In August of 2009, I was asked to tag along with a ghost-hunting group that was going to do a paranormal investigation of a private residence. During a
previous visit, the owner had described multiple experiences he has had over the course of a few months—from falling objects and disembodied voices to
darting shadows and apparitions. Despite the fact that there were simple and very plausible explanations for everything he experienced, the owner was
completely convinced he had purchased a haunted house.
Why? Well, for starters, he hadn’t been able to explain the strange experiences on his own, so he came to the conclusion that the events simply “could not
be explained.” In addition, the owner’s girlfriend told him “Yes, there were spirits here.” Since she is a fan of (un)reality paranormal TV shows and a
self-proclaimed “sensitive,” this apparently qualifies her to determine if a house has ghosts. Both of them were convinced the previous owner (an elderly
woman) was the main ghost because she had died (not even in the house but at the hospital). However, “previous owner died” is apparently a popular motive
for ghosts to haunt a location. All of this had put the owner on edge—he was barely sleeping (if at all), he was uneasy being in the house alone, sometimes
staying at work for double-shifts so he wouldn’t have to be in the house. As we spoke, I noticed his hands were in constant motion, never able to remain
The homeowner’s situation was already bad enough, but it would get worse. A member of the ghost group that was now “investigating” the house, brought up
from the basement a brick wrapped in aluminum foil. The owner calmly explained that these bricks had been found in all of the bedrooms after he had taken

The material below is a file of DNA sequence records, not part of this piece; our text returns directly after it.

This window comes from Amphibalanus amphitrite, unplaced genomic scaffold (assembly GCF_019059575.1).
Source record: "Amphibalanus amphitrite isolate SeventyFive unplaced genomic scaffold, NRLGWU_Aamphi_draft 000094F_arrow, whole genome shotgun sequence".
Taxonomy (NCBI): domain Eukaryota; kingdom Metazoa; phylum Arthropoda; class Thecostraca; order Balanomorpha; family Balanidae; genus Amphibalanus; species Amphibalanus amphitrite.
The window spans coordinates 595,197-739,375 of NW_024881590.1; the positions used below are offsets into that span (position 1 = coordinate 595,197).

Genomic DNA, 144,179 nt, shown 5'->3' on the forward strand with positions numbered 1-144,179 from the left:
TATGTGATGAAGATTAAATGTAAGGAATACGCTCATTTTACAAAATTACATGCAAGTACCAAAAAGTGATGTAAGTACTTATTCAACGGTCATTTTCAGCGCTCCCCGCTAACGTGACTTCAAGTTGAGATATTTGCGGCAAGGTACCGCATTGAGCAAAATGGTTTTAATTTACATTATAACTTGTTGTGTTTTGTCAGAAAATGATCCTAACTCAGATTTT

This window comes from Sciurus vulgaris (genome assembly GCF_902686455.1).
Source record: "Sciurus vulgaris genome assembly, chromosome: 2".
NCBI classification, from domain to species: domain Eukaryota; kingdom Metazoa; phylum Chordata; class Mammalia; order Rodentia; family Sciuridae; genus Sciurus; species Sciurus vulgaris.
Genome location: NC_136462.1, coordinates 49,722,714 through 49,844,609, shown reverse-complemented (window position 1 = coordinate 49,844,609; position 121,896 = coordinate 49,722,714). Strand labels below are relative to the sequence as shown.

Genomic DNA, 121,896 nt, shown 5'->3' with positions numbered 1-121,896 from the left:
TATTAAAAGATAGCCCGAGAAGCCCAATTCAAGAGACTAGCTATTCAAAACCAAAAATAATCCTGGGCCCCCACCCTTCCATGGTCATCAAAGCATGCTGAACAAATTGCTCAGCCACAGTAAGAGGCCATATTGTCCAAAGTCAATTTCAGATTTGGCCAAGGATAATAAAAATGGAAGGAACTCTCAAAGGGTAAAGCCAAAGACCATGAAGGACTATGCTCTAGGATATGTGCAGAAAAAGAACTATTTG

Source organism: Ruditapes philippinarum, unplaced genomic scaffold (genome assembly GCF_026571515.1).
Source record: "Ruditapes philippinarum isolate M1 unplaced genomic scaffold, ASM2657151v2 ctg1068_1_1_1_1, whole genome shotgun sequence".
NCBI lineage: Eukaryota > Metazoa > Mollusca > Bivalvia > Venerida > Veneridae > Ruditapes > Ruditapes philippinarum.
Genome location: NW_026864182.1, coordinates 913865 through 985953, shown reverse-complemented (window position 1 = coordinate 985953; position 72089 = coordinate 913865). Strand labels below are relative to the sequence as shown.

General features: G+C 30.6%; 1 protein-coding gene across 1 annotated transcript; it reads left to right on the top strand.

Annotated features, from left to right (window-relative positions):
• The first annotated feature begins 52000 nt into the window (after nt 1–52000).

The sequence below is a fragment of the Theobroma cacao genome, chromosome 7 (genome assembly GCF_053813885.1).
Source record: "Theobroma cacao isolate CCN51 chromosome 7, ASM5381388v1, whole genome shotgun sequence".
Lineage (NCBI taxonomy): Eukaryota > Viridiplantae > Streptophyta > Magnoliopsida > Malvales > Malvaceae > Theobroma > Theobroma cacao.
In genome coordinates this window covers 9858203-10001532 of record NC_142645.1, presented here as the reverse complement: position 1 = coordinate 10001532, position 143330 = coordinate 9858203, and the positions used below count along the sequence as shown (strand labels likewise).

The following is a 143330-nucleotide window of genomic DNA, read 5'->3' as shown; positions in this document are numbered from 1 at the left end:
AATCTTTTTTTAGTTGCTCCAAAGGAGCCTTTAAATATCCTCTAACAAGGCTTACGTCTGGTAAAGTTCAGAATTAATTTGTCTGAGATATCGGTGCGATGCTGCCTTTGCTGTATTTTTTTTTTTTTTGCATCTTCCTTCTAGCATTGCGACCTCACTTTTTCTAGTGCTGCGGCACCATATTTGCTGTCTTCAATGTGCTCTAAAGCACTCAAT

over the house. His face then grew worried as he asked, “Is this bad?” Against my pleading, this ghost hunter began giving his personal explanation of the
meaning behind this finding: they were protection spells keeping dangerous, possibly demonic, entities trapped within the foil-wrapped bricks. That was
enough—the owner literally freaked out. He wanted to sell the house; he wanted to leave because he was fearful that there had been demons in his new home.
He called his girlfriend, who proceeded to instruct him on Native American rituals he needed to perform to not only protect him but to “cleanse” the house.
He was also advised to get the bricks out of the house.
I attempted to offer a more reasonable explanation for the bricks. Since one had been found in each bedroom, the simplest explanation to come to mind was
that of an old-fashion form of cheap heat over a cold winter night—bed warmers. Houses built in the 1900s were not as well insulated against the elements
as those built today. The foil-wrapped bricks would be placed in the oven (or by the fireplace if the residence had one) for about an hour. Once they were
sufficiently warm, they were wrapped in thick newspaper, old blanket remnants, or towels. They were then placed between the sheets, keeping the sleeper’s
feet warm. It was a popular belief that if your feet stayed warm, your whole body would stay warm throughout the night (Shingleton 2011; Hale 2007).
Despite the obvious signs of stress the homeowner was exhibiting, the ghost hunter continued on his path of destruction. Another member of this
ghost-hunting team had brought out a device called an “Ovilus 1”—which is basically a random word generator loaded with 512 preprogrammed words, each word
being assigned to a specific EMF value. According to the instruction manual, the Ovilus will pick words “using environmental energy” to speak (Chappell
2008). An interview with the creator of the device defines the “environmental energy” it samples as EMF, static electricity, and ionization (Belanger
2012). When I got my hands on one, I found that when the device takes a real-time EMF reading, it matches that value to the pre-assigned word in its